Holden is a complex person with many conflicting characteristics. He has many ambitions and desires for his life but he is faced with the basic conflict in the story, corruption. This corruption is what drives him and at the same time restricts him Holden’s being surrounded by corruption disgusts him.
There are a few main instances in which Holden encounters corruption directly. One type is Stradlater, the “secret slob” or Ernie, who “performs for the people”. Two that affect Holden very much are his brother D.B. “selling out” to the movies and Pheobe eventually having to grow up. This corruption is very evident in Holden’s life and situation.
Corruption is what Holden wants to avoid but cannot because he wants to grow up and act like an adult. Drinking, ordering the prostitute, and using money are all things that grownups do but Holden yet still wants to remain innocent. These are a few obvious ironies in Holden’s personality.
Holden’s utter hate for the fact that we have to grow up and how he ties adulthood with corruption just shows how he has a large problem determining illusion from reality. He doesn’t understand that to grow does not mean to become corrupt but to become wiser through experience.
These experiences are what frightens Holden because this boy of sixteen has already been involved in many of the pleasures and problems that come from these experiences. Holden’s “catcher in the rye” analogy shows how he wants to save the children from this corruption but he never will.
Holden wants to be the great savior of a helpless cause and does not realize he has fallen into the evil hands of corruption. Holden idolizes Allie as a little brother who died.
The reason for this idolization is that Allie will never become corrupt. He will always be in Holden’s mind a little boy not affected by the dirty hands of society. Pheobe, on the other hand, will have to enter the world sooner or later, and then she too will become corrupt. D.B., though, has already submitted to that corruption by “selling out” to the movies.
Holden realizes that D.B. has given his story to the movie business and does not like it because he wanted his brother to continue writing the little stories he loved so much. Pheobe, diametrically, has not yet been absorbed by society but is on her way and Holden nor anyone else can stop her.
Holden finds corruption in almost everything he sees but does not yet even realize that he too is part of that corrupt world the minute he stopped being a child and wanting to be an adult. By doing many of the things he does he displays a desire to grow up, to act mature, to ultimately blend in with society but he is restricted by his ideals of innocence.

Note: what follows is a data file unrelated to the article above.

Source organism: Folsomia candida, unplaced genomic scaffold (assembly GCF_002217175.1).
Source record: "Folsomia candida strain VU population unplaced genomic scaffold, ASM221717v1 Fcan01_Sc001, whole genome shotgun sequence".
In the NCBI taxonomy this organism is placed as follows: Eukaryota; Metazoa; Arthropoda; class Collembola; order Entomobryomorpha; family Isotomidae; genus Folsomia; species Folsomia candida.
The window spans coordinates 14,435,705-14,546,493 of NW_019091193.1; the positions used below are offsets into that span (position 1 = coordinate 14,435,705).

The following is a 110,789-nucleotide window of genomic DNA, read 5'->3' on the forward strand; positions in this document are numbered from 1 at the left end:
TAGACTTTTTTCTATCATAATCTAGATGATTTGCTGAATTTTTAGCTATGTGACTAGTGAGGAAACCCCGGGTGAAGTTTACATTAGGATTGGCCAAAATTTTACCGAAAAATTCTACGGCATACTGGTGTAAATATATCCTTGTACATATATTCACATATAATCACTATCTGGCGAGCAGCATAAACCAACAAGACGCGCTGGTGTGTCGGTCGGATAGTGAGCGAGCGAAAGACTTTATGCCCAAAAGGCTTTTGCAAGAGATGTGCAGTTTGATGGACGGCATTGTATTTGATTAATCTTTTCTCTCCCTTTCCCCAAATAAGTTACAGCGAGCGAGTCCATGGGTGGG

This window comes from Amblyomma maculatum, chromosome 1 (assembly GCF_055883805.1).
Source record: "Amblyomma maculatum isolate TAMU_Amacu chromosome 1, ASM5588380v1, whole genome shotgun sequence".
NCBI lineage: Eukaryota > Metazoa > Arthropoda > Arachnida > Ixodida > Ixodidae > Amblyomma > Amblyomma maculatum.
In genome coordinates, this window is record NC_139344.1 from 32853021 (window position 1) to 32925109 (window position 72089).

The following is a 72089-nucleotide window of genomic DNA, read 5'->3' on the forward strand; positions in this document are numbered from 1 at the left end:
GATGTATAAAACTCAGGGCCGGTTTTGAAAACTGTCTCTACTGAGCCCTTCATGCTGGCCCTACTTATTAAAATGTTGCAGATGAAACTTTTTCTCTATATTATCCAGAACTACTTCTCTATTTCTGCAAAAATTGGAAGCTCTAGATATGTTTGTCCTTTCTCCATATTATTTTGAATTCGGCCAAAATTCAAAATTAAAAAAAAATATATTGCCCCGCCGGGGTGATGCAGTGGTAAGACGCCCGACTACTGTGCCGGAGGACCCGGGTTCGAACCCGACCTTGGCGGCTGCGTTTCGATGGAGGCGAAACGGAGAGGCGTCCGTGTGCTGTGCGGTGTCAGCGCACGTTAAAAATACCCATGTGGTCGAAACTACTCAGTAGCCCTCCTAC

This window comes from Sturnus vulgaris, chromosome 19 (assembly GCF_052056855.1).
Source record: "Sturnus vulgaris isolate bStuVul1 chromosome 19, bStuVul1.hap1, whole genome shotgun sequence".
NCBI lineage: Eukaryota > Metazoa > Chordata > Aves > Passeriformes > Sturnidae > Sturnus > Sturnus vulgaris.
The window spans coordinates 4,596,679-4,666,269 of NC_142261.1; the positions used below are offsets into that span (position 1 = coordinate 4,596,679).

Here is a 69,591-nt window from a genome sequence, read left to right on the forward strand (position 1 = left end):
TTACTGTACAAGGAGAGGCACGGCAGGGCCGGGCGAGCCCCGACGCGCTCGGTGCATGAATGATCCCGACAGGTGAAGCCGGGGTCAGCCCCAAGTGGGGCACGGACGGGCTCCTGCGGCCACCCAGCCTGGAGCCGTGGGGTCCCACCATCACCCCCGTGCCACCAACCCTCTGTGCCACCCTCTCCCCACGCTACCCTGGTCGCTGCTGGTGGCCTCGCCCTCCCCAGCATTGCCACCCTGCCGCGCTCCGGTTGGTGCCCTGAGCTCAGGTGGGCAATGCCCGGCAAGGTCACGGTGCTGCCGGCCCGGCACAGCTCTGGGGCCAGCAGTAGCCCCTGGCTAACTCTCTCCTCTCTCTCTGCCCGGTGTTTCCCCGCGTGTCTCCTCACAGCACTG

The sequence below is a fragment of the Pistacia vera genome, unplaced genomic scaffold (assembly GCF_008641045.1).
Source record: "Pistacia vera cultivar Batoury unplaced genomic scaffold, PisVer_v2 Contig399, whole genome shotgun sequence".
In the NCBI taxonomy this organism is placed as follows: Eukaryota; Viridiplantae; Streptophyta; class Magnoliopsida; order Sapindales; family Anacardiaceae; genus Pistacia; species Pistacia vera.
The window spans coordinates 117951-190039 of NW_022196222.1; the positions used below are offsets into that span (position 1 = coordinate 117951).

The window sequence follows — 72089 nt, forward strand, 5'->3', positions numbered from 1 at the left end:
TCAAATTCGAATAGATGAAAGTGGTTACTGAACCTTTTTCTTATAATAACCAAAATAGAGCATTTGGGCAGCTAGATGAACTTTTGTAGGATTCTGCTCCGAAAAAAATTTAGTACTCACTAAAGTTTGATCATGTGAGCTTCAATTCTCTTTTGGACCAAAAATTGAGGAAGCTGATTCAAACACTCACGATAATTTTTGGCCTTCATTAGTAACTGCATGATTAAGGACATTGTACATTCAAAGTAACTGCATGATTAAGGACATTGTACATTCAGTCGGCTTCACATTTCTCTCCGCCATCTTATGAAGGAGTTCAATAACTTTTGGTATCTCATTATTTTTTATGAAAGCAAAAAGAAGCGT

The way he orders his drinks, dances with the two ladies in the hotel, and spends his money frivolously shows how Holden has accepted the reality of being an adult but can not come to terms with the fact that all children will also enter Holden’s corrupt society. Holden’s basic description of a corrupt person is a phony.
This characterization is often harsh and unjust to many of the people he attributes this characteristic to. But there are people that Holden does like other than Pheobe and Allie. James Castle, Jane Gallager, the two nuns he spoke to in the coffee shop, and the little child on the curb of the road are a few. James Castle is someone that Holden could possibly identify with.
He dies because of a refusal to take something back; something that was true. In respect to Jane Gallager Holden could possibly be in love with her but does not ask her in fear of her saying “no” but if she says “yes” he would not be able to come through an attribute of adulthood Holden has yet to acquire.
Holden has yet to acquire many different aspects of adulthood. This is what keeps his personality in a state of ambiguity. No one knows whether Holden wants to become an adult or stay a child. In my opinion, he wants to continue his life as an adult but a child at heart and mind. By doing this he destroys many incorrupt things that he has yet to experience.
Holden’s whole life revolves around the battle of corruption and innocence. This battle, through Holden’s eyes, is one of adulthood versus childhood. This battle is an impossible one and until Holden realizes this he will never leave his land of illusion and adjust to the world.
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